North Korea nuclear-capable missile fired over Japan in ‘biggest ever test’ that would be able to hit US ba… – The Sun

NORTH Korea fired a nuclear capable missile over Japan in its biggest ever test – with the devastating weapon capable of reaching US military bases on the island of Guam.
Japanese residents were sent fleeing for cover as chilling air raid sirens sounded and people were urged to seek safety underground from the missile.
Mercifully the North Korean missile sailed harmlessly over head before crashing down into the Pacific Ocean.
The weapon, understood to be an intercontinental ballistic missile, landed with a splash after blasting 2,800 miles.
It is believed to be longest ever flight by one of Kim Jong-un's weapons.
And chillingly it shows the rogue ruler's weapons can now hit Guam – a US controlled island home to 154,000 people and 22,000 military servicemen.
US troops are stationed there at Andersen Air Force Base and Naval Base Guam – and it also often welcomes B2 stealth bombers.
North Korea has often threatened Guam while sparring with the US – with the military base being one of the closest US facilities not in Japan or South Korea.
During the height of war tensions some five years ago with Donald Trump promised "fire and fury", Pyongyang even vowed to bring down an "enveloping fire" on Guam.
Guam – only about 30 miles long and 4 miles across at its narrowest point – is located about three-quarters of the way from the US state of Hawaii to the Philippines
The missile test is believed to have been of a Hwasong-12 – a 25 ton, 54ft missile which can carry warhead payloads of up to 1,500lbs.
Meanwhile, US and South Korean forces held massive war games – with a "precision bombing drill".
Lee Choon Geun, an honorary research fellow at South Korea’s Science and Technology Policy Institute, said the test “truly places Guam within striking distance".
He said this launch was likely a proof of concept before the weapon enters mass production.
Japanese officials issued evacuation notices and suspended some public transport services during the missile's flight on Tuesday.
Trains were stopped as the long-range ballistic missile flew over the neighbouring nation after being launched from the Jagang Province.
Panic quickly spread throughout Japan after a string of emergency announcements urging people to seek safety.
A statement from the country's Prime Minister's Office warned residents to "evacuate inside a building or underground".
But authorities did not have to intervene with any defence measures to destroy the missile, which later landed in the Pacific Ocean.
There were no reports of any damage to any aircraft or ships despite reportedly landing 1,990 miles off the northern Japanese coast.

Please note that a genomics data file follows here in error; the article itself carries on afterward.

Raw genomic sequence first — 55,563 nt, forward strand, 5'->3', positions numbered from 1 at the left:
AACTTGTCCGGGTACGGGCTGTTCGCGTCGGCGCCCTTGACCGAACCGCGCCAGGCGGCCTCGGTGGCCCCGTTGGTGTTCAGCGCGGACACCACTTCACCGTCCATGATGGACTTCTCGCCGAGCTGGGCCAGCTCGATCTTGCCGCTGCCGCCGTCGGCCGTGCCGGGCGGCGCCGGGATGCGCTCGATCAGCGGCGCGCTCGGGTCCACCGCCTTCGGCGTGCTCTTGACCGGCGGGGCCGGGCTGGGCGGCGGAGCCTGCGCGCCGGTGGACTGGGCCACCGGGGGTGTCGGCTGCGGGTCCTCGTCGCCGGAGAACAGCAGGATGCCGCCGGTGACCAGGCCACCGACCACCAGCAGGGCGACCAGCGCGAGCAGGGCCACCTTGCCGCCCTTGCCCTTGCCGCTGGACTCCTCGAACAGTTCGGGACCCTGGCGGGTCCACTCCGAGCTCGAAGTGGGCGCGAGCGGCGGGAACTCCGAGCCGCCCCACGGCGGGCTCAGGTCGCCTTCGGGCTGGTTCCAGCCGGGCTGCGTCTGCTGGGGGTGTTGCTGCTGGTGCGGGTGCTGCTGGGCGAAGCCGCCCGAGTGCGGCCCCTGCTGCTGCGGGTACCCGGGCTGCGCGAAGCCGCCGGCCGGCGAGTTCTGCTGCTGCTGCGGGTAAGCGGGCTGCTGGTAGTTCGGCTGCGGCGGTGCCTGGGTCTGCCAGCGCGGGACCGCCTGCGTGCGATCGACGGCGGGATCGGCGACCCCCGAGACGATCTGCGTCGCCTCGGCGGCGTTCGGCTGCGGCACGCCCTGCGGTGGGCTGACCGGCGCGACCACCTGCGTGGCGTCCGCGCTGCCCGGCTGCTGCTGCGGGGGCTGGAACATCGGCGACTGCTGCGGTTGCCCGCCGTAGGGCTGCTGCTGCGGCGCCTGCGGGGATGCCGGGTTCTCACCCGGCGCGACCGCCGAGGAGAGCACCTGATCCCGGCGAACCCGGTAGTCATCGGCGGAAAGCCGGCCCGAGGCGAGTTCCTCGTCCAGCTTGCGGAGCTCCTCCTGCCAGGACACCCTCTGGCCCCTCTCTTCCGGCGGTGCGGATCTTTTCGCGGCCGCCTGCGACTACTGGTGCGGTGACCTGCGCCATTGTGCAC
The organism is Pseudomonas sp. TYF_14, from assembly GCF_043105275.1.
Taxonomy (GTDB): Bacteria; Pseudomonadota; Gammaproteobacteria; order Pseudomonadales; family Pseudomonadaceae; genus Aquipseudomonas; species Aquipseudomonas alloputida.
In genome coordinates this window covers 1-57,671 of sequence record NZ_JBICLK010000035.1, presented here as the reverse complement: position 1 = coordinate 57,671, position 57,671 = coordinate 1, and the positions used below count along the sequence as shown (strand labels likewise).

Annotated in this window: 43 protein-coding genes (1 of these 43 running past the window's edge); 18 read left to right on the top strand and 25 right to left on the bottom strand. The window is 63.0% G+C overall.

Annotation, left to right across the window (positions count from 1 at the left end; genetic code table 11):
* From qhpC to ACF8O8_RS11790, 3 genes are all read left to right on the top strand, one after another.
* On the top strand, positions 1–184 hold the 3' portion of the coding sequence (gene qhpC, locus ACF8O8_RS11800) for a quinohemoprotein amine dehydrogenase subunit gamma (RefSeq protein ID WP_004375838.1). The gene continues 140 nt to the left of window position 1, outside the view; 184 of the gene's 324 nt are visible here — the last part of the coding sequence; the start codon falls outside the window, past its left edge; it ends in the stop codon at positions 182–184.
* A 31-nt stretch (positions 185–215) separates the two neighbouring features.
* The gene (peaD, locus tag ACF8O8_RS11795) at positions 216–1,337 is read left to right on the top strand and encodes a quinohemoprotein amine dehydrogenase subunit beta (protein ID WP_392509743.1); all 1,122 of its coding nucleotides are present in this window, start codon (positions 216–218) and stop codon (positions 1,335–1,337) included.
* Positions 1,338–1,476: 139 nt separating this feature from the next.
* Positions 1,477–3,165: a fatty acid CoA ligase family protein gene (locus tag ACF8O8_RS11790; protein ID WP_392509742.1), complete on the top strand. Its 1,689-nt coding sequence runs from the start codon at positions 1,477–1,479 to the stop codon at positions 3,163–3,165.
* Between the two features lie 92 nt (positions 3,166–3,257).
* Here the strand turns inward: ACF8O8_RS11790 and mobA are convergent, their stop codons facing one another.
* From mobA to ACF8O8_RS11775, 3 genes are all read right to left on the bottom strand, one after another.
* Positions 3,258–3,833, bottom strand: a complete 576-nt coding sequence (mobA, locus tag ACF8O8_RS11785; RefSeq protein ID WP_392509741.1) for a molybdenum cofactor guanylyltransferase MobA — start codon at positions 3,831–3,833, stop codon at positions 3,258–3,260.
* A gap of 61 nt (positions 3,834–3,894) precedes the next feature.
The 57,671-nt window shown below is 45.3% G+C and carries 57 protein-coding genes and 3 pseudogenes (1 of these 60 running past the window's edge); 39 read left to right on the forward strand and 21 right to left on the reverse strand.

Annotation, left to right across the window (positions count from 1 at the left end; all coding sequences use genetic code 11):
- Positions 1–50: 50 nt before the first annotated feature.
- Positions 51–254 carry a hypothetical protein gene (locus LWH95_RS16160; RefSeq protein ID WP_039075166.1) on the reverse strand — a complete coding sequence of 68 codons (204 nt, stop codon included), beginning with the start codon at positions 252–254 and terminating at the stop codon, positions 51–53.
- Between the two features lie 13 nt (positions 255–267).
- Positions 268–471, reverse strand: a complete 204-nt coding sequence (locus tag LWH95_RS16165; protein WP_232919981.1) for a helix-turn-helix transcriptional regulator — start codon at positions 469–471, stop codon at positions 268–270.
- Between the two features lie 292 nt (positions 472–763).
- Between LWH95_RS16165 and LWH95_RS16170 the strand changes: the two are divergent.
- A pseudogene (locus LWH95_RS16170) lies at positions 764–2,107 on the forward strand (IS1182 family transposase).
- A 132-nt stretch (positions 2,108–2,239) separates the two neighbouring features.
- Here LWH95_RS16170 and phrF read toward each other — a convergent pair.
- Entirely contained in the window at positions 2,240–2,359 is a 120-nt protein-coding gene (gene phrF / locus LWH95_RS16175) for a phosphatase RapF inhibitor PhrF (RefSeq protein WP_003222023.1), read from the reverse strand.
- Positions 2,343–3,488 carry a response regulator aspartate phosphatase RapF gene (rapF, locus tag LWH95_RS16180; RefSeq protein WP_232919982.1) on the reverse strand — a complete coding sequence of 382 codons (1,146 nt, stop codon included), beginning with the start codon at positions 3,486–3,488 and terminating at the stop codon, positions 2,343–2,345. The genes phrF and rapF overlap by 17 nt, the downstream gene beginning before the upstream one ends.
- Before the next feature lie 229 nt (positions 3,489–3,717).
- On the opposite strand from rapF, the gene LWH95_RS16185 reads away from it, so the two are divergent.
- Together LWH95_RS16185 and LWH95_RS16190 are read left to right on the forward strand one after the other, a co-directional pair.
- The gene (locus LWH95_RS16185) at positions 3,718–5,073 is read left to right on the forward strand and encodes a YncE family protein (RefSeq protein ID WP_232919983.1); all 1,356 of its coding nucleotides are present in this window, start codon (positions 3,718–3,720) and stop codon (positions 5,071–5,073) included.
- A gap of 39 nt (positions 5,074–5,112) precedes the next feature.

PM Fumio Kishida later slammed the firing as a "reckless act" that he "strongly condemns" after his people were left scrambling.
Officials warned North Korea "poses a serious challenge to the entire international community," amid the surprise firing – the first time a missile has flown over Japan since 2017.
South Korea's Joint Chiefs of Staff warned Kim Jong-un will likely continue with worrying missile launches to antagonise his foes.
But the bold power play will only deepen North Korea's international isolation and prompt Seoul and Washington to bolster their deterrence capacities.
Japan's top government spokesperson Hirokazu Matsuno added: "North Korea's series of actions, including its repeated ballistic missile launches, threatens the peace and security of Japan, the region, and the international community."
US National Security Adviser Jake Sullivan said he had consulted with Japanese officials over the phone in wake of the missile launch.
He reiterated his nation's "ironclad commitments to the defence of Japan," while promising to advance its efforts to limit North Korea's nuclear abilities.
Both South Korea and Japan quickly gathered for their own emergency national security council meetings.
North Korea's dramatic show of strength is believed to be in retaliation to military drills between the South and the US in Japan last week.
The military muscle-flexing saw the allies stage trilateral anti-submarine exercises with Japanese naval forces.
Kim Jong-un reportedly views the training exercises as a rehearsal for invasion – seeing him shoot back with a nuclear warning.
But South Korea and the US military hit back with a precision bombing drill on Tuesday in response to the dictator's taunt.
Four F-15Ks of the Korean Air Force and four F-16 fighters of the United States Air Force participated in the exercise.
The South's F-15K fired two air-to-ground joint direct strike bullets (JDAM) at a virtual target in the West Sea.
The Joint Chiefs of Staff said: "Through this combined attack squadron flight and precision bombing training, they have demonstrated their will to respond decisively to any provocation from North Korea, the ability to precisely strike the origin of the provocation with the overwhelming power of the alliance, and a readiness to punish."
They added that their military is "maintaining a firm readiness" in preparation for further North Korean "provocations".
Before Tuesday's launch, the 2,300-mile-long flight of Hwasong-12 in 2017 was North Korea's longest.
It has previously tested intercontinental ballistic missiles at steep angles so they flew shorter.
Earlier this month, Japan said it would resume evacuation drills for residents amid the uptick in North Korean launches.
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